Let’s fill in some of those blanks above: What will we do if we get a recoupment notice from a Recovery Audit Contractor—or the Office of the Inspector General (OIG) or the Department of Justice (DOJ)? How are we making sure that our billing company isn’t billing globally for our PC-only services? What are we doing to protect against unauthorized disclosures of PHI?
The second biggest mistake—a corollary of the first— is assuming that someone else has it covered for you. Often physicians think of compliance strictly in terms of coding and billing issues and believe their billing company has their back. Guess what? The billing company’s compliance program is designed first and foremost to protect the billing company. There are certainly some very good billing companies out there that do a lot of proactive work to keep the physicians informed and educated in the event that their own compliance-related efforts happen to identify irregularities that may implicate the physicians. However, their first priority is to protect themselves.
Physician practices have an obligation to have their own independent compliance programs. In fact, I never cease to be amazed at how many physicians do not know that all of their Medicare Advantage/Part C payor contracts require that they have a compliance program; that as part of that program, they are required to exercise due diligence in overseeing the activities of their billing company and other subcontractors; and that they typically are required to sign an attestation to that effect every year as a condition of participation in the program.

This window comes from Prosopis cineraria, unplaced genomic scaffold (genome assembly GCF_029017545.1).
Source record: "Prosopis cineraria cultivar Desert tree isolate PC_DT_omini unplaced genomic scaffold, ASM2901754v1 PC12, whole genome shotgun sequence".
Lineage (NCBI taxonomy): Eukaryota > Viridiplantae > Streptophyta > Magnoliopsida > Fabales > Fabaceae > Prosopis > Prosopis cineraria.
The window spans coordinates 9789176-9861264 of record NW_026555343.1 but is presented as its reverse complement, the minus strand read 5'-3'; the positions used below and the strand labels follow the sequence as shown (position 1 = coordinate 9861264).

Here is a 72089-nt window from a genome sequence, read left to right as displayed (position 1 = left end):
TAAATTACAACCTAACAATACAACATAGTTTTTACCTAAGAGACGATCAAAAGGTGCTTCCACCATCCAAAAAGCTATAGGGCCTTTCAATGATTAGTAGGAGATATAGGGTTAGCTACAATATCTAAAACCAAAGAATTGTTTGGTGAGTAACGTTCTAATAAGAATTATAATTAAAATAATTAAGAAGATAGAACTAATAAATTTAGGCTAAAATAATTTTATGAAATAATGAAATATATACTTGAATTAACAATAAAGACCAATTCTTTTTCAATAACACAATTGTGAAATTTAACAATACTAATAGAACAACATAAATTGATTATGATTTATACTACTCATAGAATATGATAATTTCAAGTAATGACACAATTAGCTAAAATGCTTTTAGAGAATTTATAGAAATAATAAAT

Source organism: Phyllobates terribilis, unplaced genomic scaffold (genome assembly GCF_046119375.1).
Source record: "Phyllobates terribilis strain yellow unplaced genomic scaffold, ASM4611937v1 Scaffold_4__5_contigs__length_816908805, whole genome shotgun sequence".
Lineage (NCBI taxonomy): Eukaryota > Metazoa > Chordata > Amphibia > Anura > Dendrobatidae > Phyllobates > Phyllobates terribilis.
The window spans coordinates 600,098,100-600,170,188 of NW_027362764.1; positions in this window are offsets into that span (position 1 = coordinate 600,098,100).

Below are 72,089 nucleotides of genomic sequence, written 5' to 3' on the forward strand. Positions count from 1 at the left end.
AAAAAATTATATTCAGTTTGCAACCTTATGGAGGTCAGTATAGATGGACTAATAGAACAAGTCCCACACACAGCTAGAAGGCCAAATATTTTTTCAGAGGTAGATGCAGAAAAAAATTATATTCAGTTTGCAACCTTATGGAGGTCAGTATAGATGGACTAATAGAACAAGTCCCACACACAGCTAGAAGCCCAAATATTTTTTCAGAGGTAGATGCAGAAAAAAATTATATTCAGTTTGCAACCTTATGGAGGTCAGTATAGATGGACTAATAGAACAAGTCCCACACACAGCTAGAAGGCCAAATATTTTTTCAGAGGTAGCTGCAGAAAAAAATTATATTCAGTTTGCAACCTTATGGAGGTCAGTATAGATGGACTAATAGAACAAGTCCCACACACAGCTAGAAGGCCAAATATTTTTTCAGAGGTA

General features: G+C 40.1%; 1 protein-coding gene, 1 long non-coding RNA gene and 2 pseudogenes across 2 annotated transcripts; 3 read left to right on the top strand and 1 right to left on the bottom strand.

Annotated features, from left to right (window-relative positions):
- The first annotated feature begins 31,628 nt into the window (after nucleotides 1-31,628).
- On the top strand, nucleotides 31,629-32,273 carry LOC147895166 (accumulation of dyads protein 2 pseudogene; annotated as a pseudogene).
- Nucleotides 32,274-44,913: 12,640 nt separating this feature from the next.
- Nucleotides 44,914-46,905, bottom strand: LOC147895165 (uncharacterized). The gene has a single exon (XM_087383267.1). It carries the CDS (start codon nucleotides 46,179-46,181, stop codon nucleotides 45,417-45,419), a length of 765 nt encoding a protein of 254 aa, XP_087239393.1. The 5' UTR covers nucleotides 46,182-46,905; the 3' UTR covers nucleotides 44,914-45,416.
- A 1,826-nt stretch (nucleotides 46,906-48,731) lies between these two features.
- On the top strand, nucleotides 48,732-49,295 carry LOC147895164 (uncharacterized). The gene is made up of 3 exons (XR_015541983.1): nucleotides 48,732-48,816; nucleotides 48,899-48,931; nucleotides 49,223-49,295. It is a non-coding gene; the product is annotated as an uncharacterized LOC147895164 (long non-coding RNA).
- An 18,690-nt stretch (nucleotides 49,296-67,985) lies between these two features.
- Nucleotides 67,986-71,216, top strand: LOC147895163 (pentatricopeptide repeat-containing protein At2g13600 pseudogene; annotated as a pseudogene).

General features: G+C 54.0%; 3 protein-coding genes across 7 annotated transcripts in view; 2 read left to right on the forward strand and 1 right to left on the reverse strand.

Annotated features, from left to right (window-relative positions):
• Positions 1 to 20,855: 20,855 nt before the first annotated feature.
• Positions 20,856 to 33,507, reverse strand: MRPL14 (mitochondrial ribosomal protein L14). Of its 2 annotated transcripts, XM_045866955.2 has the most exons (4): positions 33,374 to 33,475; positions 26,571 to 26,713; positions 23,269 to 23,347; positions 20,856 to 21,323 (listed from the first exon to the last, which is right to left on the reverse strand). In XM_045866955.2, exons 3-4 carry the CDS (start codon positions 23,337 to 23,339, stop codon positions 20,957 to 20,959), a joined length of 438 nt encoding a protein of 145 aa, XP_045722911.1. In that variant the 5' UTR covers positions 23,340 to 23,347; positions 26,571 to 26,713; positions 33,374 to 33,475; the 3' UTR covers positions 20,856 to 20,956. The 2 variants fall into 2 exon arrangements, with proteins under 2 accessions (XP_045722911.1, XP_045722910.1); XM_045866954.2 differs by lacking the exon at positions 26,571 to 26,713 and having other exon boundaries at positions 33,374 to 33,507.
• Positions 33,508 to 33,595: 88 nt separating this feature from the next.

The third biggest mistake is thinking that you are okay as long as you are not knowingly doing anything improper. The OIG does recognize that mistakes happen, but the whole point of a compliance program is to implement controls to reduce the likelihood of those errors and to make sure that when mistakes do happen, they are quickly identified and corrected.
The OIG has opined that if the “mistakes” persist because of a failure to implement effective controls designed to identify, detect and prevent them, then that may itself be viewed as evidence of a fraudulent intent in the form of willful disregard. The DOJ actually considers the failure to have an effective compliance program in place as an “aggravating” factor in making decisions about whether to prosecute a case and the nature and extent of damages to seek.
There is no question that there is a cost associated with implementing compliance programs and related controls to mitigate the risk for these violations—but there could be a much greater cost of not doing so.
John Outlaw, CHC, CHBME, is vice president, compliance services, Strategic Radiology, an IT, data, and performance-improvement membership organization of private radiology practices that provides products, services, and infrastructure to members.
Hub is the monthly newsletter published for the membership of Strategic Radiology practices. It includes coalition and practice news as well as news and commentary of interest to radiology professionals.